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Chaffinch 30 (male).jpg

Chaffinch 32 (female) (Clive Timmons).jpg

Chaffinch

Fringilla coelebs

Rí Rua

Whitewing, Chink Chink, Copper Finch

One of Ireland's top-20 most widespread garden birds.

Status: Resident, augmented by winter visitors.

Conservation Concern
: Green-listed in Ireland. The European population is regarded as Secure.

Identification: Our commonest finch - found in woodland, farmland, parks and gardens. In winter can form large flocks of hundreds of birds, especially in stubble fields and under beech trees. Male's breast, face and underside a pinkish orange-brown, becoming a darker, wine shade in winter. Nape and crown blue-grey. The female is much greyer, with washed out warm grey underparts. Both sexes display large white patches on otherwise blackish wings, both when perched and flying - this makes Identification very easy even at some range. Longish tail, which shows a dark centre and white outer feathers in flight.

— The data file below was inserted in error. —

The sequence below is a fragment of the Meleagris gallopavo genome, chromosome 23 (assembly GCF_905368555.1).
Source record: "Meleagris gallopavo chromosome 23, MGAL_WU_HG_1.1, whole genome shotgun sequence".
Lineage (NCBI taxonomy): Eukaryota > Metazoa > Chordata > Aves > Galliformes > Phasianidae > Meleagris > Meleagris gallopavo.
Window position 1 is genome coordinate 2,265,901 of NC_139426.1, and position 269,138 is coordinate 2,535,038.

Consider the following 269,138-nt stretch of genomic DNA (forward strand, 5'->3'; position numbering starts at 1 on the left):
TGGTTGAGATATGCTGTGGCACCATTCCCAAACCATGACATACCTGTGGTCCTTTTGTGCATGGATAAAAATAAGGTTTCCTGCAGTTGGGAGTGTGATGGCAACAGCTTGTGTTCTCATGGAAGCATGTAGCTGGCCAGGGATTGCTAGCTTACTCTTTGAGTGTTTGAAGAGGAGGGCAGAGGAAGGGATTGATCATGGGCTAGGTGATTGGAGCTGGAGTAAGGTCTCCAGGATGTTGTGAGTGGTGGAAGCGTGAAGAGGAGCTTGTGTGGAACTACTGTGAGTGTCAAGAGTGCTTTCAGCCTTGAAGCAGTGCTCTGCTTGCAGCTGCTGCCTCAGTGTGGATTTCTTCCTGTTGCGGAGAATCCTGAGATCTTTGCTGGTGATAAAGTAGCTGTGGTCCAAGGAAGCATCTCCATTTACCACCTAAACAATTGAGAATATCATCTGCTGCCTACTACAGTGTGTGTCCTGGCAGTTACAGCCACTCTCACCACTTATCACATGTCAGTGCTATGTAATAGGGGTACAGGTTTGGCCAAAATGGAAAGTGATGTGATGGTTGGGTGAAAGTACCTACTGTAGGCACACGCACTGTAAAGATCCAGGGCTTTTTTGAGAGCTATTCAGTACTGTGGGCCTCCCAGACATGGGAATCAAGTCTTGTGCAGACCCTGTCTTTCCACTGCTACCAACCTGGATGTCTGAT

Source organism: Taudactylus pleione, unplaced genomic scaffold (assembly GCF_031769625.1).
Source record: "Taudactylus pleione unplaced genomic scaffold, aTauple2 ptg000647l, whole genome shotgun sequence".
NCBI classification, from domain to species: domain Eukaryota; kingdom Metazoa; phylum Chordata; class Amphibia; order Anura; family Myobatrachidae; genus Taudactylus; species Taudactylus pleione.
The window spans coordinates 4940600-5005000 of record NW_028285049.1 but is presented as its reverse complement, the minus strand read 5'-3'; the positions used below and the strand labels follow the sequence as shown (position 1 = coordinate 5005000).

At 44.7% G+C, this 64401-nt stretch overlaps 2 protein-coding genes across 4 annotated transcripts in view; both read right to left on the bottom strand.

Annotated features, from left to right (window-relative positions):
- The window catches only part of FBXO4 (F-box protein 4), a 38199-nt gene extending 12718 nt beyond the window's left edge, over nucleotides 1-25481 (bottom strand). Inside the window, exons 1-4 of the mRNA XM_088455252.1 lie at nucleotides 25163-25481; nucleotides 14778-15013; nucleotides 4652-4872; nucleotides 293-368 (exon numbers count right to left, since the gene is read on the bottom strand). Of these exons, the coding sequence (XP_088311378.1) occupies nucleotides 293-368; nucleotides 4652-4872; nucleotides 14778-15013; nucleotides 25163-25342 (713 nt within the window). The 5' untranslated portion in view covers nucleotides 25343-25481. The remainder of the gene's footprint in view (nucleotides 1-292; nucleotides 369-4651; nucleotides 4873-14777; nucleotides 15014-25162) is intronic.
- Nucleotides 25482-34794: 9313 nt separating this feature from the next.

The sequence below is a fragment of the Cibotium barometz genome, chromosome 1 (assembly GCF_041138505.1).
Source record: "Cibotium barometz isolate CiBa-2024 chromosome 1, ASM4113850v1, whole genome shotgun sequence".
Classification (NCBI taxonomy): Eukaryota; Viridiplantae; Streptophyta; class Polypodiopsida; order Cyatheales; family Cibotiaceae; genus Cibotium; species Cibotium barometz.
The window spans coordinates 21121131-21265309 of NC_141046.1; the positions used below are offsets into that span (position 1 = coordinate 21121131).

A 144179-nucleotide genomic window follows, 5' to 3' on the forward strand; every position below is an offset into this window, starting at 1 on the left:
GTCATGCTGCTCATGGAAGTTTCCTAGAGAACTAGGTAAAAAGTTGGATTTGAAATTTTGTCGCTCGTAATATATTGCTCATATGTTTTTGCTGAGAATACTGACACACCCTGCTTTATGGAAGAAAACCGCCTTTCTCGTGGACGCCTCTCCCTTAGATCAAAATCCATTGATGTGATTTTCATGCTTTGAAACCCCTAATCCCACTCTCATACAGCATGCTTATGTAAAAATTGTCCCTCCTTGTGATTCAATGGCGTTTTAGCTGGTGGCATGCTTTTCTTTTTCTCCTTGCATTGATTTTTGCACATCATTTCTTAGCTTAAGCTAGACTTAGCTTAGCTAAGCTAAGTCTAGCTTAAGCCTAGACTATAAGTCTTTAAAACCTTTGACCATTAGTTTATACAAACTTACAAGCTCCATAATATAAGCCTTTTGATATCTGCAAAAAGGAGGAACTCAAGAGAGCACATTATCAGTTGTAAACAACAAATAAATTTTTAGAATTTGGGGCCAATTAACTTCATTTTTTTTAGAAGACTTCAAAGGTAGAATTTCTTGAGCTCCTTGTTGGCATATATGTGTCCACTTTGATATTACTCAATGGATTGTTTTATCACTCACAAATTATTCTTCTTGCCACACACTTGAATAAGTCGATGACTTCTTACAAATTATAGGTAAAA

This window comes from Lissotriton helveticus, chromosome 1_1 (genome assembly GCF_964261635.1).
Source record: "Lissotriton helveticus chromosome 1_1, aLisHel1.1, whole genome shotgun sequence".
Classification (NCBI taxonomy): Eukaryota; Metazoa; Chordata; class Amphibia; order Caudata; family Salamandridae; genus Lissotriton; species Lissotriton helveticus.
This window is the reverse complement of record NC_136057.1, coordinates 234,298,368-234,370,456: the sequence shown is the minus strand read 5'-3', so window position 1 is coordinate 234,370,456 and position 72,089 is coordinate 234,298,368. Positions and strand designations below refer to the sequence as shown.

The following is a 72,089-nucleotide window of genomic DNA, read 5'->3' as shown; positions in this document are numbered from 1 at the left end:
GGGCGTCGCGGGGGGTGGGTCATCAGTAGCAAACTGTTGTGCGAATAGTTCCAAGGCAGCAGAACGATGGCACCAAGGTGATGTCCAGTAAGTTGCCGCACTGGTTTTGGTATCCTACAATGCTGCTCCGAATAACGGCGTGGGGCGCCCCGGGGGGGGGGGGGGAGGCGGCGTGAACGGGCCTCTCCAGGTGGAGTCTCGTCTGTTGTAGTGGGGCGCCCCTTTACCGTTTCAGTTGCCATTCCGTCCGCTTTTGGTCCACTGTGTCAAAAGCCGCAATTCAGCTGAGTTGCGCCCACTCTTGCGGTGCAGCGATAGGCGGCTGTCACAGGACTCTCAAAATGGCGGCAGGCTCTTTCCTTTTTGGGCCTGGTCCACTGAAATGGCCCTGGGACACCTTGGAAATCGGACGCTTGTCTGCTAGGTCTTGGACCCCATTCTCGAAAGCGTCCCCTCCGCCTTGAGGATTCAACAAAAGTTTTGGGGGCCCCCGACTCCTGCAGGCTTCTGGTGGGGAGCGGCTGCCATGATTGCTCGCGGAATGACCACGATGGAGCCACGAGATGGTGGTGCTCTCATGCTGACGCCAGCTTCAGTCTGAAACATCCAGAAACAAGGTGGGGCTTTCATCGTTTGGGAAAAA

Similar Species: Brambling

Call: Song a loud, full, bubbly string of notes, starting high and descending throughout, ending with a flourish resembling a wolf whistle. The song is repeated many times. Call a loud "pink" and in flight a subdued short, mellow whistle.

Diet: Mainly seeds, split grain, beechnuts. Feeds young on insects. Will visit bird tables and feeders.

Breeding: Breeds throughout Ireland - mainly in or near woodland, but also in parks and gardens. Nest, of moss and dried grass - often camouflaged with lichens and cobwebs, in a fork near end of branch.

Wintering: Widespread.

Where to See: Common and widespread throughout Ireland.

Monitored by
: Countryside Bird Survey & Garden Bird Survey. 

 

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